A Reader on the Higher Education Mania

College is not inexpensive, and for-profit and online institutions have not been able to change this (even while they offer an inferior product in terms of academic, social and extracurricular offerings). Perhaps college was not meant to be a bargain, not meant to be distilled to economic bottom lines.

We’ve been slow to adopt new technology because we don’t want to. We like getting up in front of 25 people. It’s more fun, but it’s also damnably expensive.

Is College a Lousy Investment? 

Far from being “priceless,” as the promoters of ever-more spending on higher education would have Americans believe, both undergraduate and post-graduate education is turning out to be a catastrophic investment for many young and not-so-young adults.

In 2005, the average U.S. student loan debt was $17,233. By 2012, it had ballooned to more than $27,253 – an increase of 58 percent in seven years. By contrast, the average credit card balance and the average balance on car loans owed by U.S. consumers actually decreased during the same period.

I think what the student loan crisis comes down to are issues between anecdotes and averages. As long as there are anecdotes of people graduating with six-figure debt and flipping burgers, journalists will write about them with so much passion that you’d think they’re the new normal. But they’re not. The average college grad is more employable and earns far more than those without degrees, and the average student loan is less than the average new-car loan — a debt few seem bothered by.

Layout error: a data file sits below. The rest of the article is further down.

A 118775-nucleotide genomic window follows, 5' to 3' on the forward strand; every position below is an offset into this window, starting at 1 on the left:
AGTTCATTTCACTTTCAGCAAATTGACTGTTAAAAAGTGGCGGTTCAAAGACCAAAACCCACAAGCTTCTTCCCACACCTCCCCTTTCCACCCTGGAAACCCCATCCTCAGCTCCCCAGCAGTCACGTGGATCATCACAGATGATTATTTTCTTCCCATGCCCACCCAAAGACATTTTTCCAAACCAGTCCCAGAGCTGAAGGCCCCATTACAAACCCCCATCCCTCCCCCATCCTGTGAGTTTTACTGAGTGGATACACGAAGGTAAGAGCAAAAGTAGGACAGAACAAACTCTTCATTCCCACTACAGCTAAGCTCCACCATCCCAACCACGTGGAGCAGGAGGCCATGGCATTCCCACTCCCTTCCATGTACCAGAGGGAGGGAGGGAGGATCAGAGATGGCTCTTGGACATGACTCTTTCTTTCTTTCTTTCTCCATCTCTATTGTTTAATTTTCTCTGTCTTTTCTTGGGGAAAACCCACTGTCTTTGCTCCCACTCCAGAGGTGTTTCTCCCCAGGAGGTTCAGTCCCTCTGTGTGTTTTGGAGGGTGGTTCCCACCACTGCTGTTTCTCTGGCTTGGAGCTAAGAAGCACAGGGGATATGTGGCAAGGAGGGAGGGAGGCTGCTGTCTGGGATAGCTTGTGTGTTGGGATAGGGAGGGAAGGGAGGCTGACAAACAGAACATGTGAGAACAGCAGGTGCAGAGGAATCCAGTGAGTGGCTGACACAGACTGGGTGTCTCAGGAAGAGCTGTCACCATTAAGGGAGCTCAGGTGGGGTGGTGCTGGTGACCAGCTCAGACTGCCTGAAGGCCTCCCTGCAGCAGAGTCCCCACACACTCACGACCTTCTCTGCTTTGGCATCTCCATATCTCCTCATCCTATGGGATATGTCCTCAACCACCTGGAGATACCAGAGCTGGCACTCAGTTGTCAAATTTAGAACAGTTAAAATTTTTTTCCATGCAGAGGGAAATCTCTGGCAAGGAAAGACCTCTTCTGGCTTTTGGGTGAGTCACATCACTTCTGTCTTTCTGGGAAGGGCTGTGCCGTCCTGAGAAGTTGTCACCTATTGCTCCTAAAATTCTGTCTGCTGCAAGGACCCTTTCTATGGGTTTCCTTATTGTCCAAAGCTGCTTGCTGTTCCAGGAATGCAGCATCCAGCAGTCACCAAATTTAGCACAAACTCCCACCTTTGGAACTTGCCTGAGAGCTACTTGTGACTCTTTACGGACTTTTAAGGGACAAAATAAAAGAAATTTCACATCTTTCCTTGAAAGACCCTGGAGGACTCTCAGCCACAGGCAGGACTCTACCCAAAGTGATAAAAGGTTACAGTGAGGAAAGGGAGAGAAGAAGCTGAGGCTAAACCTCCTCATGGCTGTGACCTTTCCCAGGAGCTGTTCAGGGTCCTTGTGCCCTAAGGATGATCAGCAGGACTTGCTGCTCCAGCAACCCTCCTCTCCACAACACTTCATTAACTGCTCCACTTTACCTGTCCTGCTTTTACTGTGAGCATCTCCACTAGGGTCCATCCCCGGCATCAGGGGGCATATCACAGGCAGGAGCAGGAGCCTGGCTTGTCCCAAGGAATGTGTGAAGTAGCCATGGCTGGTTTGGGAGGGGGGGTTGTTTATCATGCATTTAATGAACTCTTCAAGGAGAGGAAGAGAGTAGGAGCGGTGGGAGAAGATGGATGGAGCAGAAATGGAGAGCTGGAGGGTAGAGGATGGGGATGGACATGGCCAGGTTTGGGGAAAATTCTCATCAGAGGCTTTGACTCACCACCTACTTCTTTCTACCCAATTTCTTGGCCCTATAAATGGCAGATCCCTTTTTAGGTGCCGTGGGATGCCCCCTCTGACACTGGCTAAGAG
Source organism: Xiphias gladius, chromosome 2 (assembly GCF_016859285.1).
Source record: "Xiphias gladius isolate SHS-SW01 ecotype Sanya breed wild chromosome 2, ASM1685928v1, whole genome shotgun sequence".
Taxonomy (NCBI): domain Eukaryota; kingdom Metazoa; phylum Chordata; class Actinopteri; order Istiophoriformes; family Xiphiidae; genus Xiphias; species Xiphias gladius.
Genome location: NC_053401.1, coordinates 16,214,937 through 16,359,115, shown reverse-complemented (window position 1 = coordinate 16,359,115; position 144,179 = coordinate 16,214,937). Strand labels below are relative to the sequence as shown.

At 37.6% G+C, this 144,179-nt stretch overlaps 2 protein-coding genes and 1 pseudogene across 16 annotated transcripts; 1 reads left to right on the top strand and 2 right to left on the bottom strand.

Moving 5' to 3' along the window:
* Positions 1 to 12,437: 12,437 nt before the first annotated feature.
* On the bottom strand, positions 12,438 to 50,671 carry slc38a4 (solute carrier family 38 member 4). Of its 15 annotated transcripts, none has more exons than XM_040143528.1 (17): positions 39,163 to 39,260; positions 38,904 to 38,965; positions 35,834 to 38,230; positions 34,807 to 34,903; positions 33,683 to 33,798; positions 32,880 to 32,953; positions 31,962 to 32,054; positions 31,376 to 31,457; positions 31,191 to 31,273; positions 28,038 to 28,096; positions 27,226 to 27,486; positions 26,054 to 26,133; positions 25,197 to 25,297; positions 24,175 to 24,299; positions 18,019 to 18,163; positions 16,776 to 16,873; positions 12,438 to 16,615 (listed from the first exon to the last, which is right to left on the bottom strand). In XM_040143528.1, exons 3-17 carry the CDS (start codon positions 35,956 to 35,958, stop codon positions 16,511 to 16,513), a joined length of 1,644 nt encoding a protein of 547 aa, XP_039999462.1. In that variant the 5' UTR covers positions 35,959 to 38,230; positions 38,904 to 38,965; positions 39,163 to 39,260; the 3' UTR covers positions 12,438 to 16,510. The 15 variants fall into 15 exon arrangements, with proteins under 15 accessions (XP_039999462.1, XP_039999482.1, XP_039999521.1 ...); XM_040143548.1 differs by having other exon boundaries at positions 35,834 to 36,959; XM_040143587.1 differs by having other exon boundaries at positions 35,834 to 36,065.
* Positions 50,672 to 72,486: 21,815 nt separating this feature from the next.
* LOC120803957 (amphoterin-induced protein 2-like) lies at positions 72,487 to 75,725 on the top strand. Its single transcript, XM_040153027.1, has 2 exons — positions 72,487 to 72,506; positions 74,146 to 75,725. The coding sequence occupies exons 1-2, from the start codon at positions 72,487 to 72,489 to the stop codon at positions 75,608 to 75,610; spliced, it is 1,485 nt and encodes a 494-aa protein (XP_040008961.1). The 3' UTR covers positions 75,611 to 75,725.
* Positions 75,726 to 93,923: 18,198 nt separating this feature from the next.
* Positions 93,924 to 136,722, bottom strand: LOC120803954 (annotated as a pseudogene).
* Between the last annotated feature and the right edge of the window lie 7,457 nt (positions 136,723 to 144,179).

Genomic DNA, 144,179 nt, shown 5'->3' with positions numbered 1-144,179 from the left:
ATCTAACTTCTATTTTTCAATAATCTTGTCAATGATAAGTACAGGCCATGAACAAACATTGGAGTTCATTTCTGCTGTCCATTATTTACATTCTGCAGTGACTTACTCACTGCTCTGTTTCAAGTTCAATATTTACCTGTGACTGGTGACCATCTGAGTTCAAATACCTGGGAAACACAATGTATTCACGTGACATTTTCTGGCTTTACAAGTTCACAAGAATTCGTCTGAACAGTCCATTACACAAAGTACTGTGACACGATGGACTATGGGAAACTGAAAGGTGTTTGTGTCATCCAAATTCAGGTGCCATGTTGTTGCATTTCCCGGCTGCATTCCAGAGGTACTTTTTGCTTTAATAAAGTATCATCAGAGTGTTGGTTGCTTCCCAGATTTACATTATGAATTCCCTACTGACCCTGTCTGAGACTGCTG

The “free market” in this case was never anything close to lean and efficient. To the contrary, it was (and still is) inefficient and frequently corrupt, dominated by players who found it easy to bribe college officials, wring favors from politicians by means of campaign contributions, bilk the Department of Education, and live off generous subsidies.

In Austrian business cycle parlance, students and their parents are investing in the higher-order good of a college degree, believing that skills-required, higher-paying jobs await college students after they have spent four to six years honing their skill sets. However, time preferences haven’t changed. The demand for consumer goods remains, and that’s where the jobs are.